Hey Stephen -

                             

                            Thanks for the feedback. I think the point that you make is valid, but (right now, anyway) "it's not about the metadata" for the average Tableau customer.

                             

                            What do I mean? Well, the BOBJ customer interested in Tableau that I speak to wants nothing to do with anything nearly complex as a Universe, Those who were reasonably successful with these "boil the ocean" metadata layers were successful in spite of them, not because of them. We co-exist with these solutions because we are faster, and easier to use. We're not trying to solve "their" problem.

                             

                            Self-reliance is one of the key reasons users like our stuff - and an Enterprise approach you seem focused on runs counter to that. There's a place for it, but it's more of an edge case scenario for us.

                            • 11. Re: Semantic layer in tableau
                              Stephen Pace

                              Sure, I get that, different tools for different purposes.  But I'm not talking about "boil-the-ocean" metadata.  I'm talking about just the metadata you configure manually in Tableau today.  Even if it is just the friendly name for a column in a database.  If you have 20 elements, I get it--you can type that in pretty quickly.  But if it is 500, I've saved you some typing.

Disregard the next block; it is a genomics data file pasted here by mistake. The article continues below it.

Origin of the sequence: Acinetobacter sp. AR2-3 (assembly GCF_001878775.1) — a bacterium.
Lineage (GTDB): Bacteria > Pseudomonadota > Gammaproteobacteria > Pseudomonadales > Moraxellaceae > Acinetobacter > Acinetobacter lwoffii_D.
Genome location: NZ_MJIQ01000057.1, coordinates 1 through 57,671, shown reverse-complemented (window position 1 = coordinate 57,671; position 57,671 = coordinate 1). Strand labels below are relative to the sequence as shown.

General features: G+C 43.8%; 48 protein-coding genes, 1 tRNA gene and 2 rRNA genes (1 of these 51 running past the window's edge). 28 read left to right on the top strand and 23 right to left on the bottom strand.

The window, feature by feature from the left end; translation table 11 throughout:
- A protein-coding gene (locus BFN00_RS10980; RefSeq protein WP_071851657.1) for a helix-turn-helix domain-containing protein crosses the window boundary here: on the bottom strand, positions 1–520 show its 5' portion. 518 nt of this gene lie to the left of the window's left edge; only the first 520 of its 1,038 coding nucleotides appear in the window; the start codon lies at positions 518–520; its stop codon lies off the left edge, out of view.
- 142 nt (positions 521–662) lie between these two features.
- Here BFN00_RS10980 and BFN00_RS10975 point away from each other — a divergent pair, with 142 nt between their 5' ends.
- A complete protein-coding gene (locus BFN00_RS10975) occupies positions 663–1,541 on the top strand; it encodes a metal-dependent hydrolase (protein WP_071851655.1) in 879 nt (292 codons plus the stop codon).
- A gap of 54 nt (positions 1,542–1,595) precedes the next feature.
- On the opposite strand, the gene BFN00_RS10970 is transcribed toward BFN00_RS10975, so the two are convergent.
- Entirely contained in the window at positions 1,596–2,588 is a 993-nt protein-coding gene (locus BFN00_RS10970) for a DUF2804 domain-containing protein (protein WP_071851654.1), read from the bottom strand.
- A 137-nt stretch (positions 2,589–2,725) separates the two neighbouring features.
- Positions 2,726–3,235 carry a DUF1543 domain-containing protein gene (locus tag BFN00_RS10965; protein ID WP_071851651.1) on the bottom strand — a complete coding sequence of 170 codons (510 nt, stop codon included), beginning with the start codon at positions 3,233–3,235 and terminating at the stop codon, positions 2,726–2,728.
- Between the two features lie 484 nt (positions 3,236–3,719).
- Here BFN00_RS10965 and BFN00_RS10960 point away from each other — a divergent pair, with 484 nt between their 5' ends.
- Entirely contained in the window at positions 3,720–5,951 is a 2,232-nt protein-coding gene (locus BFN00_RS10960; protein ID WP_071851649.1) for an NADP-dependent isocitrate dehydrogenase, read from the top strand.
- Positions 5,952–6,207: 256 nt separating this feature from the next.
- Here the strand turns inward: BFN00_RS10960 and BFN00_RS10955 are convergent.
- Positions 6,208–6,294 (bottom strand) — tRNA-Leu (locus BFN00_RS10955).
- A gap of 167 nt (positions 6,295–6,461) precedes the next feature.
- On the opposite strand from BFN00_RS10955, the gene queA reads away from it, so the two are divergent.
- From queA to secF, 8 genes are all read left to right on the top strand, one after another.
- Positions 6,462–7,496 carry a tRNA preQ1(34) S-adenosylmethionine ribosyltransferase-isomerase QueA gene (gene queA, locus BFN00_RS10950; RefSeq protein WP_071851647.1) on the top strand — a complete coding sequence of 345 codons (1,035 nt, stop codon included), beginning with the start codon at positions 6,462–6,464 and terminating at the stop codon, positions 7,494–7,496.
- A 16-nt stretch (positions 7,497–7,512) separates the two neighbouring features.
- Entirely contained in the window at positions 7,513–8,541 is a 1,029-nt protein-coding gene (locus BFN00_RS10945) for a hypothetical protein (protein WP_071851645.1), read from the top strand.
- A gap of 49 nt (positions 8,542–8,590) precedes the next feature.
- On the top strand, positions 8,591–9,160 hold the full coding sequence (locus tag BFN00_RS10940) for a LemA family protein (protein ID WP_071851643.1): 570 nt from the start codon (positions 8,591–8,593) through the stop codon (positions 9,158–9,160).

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                              • 12. Re: Semantic layer in tableau
                                Russell Christopher

                                Yup, it would be nice. However, I'd (personally) rank something like that relatively low on the "to do" list if I were a  PM here - we get relatively few asks for that sort of stuff compared to other things.

                                • 13. Re: Semantic layer in tableau
                                  Stephen Pace

                                  Makes sense, always more to do and finite resources to do it.  Funny thing, as I was hitting save on my previous answer, this popped into my inbox:

                                   

                                  Design Tip #158 Making Sense of the Semantic Layer - Kimball Group

                                   

                                  Great timing.  :-)

                                  • 14. Re: Semantic layer in tableau
                                    Toby Erkson

                                    Stephen, thanks for the explanation.  I better understand where you're coming from